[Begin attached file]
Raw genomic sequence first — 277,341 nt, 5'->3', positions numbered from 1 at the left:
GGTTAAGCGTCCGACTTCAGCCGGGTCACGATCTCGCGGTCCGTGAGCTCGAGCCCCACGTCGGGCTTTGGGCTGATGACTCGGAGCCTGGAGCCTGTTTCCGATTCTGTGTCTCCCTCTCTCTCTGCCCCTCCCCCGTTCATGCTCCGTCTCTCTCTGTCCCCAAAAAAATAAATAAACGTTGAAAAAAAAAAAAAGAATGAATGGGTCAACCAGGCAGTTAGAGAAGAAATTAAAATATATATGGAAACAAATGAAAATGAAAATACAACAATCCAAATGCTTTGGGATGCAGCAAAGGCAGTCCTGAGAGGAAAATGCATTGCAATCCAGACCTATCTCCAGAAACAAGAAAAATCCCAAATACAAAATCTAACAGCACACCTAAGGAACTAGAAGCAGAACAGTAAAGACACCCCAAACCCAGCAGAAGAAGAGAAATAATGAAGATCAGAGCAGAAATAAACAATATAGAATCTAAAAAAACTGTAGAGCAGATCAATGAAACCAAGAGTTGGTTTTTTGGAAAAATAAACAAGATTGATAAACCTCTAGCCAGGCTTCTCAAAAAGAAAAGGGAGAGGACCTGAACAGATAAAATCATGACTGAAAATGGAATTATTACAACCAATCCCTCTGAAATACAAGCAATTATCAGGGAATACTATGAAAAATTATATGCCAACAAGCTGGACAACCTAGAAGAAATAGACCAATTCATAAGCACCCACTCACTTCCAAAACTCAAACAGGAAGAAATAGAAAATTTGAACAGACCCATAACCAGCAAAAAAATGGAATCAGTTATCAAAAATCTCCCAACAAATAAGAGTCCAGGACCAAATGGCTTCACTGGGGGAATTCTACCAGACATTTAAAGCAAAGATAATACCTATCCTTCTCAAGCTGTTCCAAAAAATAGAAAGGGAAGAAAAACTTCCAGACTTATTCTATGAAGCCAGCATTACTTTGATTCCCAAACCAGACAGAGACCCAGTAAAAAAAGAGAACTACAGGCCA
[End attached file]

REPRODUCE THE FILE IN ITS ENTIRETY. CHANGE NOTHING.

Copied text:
Raw genomic sequence first — 277,341 nt, 5'->3', positions numbered from 1 at the left:
GGTTAAGCGTCCGACTTCAGCCGGGTCACGATCTCGCGGTCCGTGAGCTCGAGCCCCACGTCGGGCTTTGGGCTGATGACTCGGAGCCTGGAGCCTGTTTCCGATTCTGTGTCTCCCTCTCTCTCTGCCCCTCCCCCGTTCATGCTCCGTCTCTCTCTGTCCCCAAAAAAATAAATAAACGTTGAAAAAAAAAAAAAGAATGAATGGGTCAACCAGGCAGTTAGAGAAGAAATTAAAATATATATGGAAACAAATGAAAATGAAAATACAACAATCCAAATGCTTTGGGATGCAGCAAAGGCAGTCCTGAGAGGAAAATGCATTGCAATCCAGACCTATCTCCAGAAACAAGAAAAATCCCAAATACAAAATCTAACAGCACACCTAAGGAACTAGAAGCAGAACAGTAAAGACACCCCAAACCCAGCAGAAGAAGAGAAATAATGAAGATCAGAGCAGAAATAAACAATATAGAATCTAAAAAAACTGTAGAGCAGATCAATGAAACCAAGAGTTGGTTTTTTGGAAAAATAAACAAGATTGATAAACCTCTAGCCAGGCTTCTCAAAAAGAAAAGGGAGAGGACCTGAACAGATAAAATCATGACTGAAAATGGAATTATTACAACCAATCCCTCTGAAATACAAGCAATTATCAGGGAATACTATGAAAAATTATATGCCAACAAGCTGGACAACCTAGAAGAAATAGACCAATTCATAAGCACCCACTCACTTCCAAAACTCAAACAGGAAGAAATAGAAAATTTGAACAGACCCATAACCAGCAAAAAAATGGAATCAGTTATCAAAAATCTCCCAACAAATAAGAGTCCAGGACCAAATGGCTTCACTGGGGGAATTCTACCAGACATTTAAAGCAAAGATAATACCTATCCTTCTCAAGCTGTTCCAAAAAATAGAAAGGGAAGAAAAACTTCCAGACTTATTCTATGAAGCCAGCATTACTTTGATTCCCAAACCAGACAGAGACCCAGTAAAAAAAGAGAACTACAGGCCA